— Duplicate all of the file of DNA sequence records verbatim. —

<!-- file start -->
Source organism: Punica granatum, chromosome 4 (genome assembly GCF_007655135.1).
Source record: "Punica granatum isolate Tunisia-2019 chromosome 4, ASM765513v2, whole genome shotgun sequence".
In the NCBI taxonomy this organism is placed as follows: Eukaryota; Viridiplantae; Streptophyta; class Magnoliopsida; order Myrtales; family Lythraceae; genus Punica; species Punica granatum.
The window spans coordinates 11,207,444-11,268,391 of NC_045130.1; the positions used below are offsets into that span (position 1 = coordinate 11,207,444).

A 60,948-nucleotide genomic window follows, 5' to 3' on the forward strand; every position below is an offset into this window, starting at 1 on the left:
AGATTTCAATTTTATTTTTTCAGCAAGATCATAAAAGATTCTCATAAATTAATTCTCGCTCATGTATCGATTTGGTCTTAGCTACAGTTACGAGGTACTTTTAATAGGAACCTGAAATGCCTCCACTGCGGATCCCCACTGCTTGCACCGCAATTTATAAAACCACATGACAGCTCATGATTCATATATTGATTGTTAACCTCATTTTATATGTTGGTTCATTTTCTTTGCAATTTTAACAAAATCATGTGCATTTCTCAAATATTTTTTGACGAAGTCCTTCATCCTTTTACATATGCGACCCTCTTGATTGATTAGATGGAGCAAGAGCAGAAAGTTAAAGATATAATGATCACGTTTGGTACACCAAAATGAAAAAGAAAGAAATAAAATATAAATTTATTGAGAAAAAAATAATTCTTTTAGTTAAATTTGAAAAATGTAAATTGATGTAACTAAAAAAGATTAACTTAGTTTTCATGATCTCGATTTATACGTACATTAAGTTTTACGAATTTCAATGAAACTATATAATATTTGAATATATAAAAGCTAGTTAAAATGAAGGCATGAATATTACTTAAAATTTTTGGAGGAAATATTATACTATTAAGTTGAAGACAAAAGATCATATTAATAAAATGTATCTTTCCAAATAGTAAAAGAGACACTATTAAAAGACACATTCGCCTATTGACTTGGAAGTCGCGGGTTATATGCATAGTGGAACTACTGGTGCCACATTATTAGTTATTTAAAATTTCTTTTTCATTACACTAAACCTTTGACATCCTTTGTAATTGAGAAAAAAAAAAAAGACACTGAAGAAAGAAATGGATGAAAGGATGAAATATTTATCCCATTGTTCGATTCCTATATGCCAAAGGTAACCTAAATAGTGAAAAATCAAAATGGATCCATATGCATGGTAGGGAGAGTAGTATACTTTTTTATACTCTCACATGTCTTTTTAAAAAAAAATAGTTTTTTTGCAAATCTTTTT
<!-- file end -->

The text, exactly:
Source organism: Punica granatum, chromosome 4 (genome assembly GCF_007655135.1).
Source record: "Punica granatum isolate Tunisia-2019 chromosome 4, ASM765513v2, whole genome shotgun sequence".
In the NCBI taxonomy this organism is placed as follows: Eukaryota; Viridiplantae; Streptophyta; class Magnoliopsida; order Myrtales; family Lythraceae; genus Punica; species Punica granatum.
The window spans coordinates 11,207,444-11,268,391 of NC_045130.1; the positions used below are offsets into that span (position 1 = coordinate 11,207,444).

A 60,948-nucleotide genomic window follows, 5' to 3' on the forward strand; every position below is an offset into this window, starting at 1 on the left:
AGATTTCAATTTTATTTTTTCAGCAAGATCATAAAAGATTCTCATAAATTAATTCTCGCTCATGTATCGATTTGGTCTTAGCTACAGTTACGAGGTACTTTTAATAGGAACCTGAAATGCCTCCACTGCGGATCCCCACTGCTTGCACCGCAATTTATAAAACCACATGACAGCTCATGATTCATATATTGATTGTTAACCTCATTTTATATGTTGGTTCATTTTCTTTGCAATTTTAACAAAATCATGTGCATTTCTCAAATATTTTTTGACGAAGTCCTTCATCCTTTTACATATGCGACCCTCTTGATTGATTAGATGGAGCAAGAGCAGAAAGTTAAAGATATAATGATCACGTTTGGTACACCAAAATGAAAAAGAAAGAAATAAAATATAAATTTATTGAGAAAAAAATAATTCTTTTAGTTAAATTTGAAAAATGTAAATTGATGTAACTAAAAAAGATTAACTTAGTTTTCATGATCTCGATTTATACGTACATTAAGTTTTACGAATTTCAATGAAACTATATAATATTTGAATATATAAAAGCTAGTTAAAATGAAGGCATGAATATTACTTAAAATTTTTGGAGGAAATATTATACTATTAAGTTGAAGACAAAAGATCATATTAATAAAATGTATCTTTCCAAATAGTAAAAGAGACACTATTAAAAGACACATTCGCCTATTGACTTGGAAGTCGCGGGTTATATGCATAGTGGAACTACTGGTGCCACATTATTAGTTATTTAAAATTTCTTTTTCATTACACTAAACCTTTGACATCCTTTGTAATTGAGAAAAAAAAAAAAGACACTGAAGAAAGAAATGGATGAAAGGATGAAATATTTATCCCATTGTTCGATTCCTATATGCCAAAGGTAACCTAAATAGTGAAAAATCAAAATGGATCCATATGCATGGTAGGGAGAGTAGTATACTTTTTTATACTCTCACATGTCTTTTTAAAAAAAAATAGTTTTTTTGCAAATCTTTTT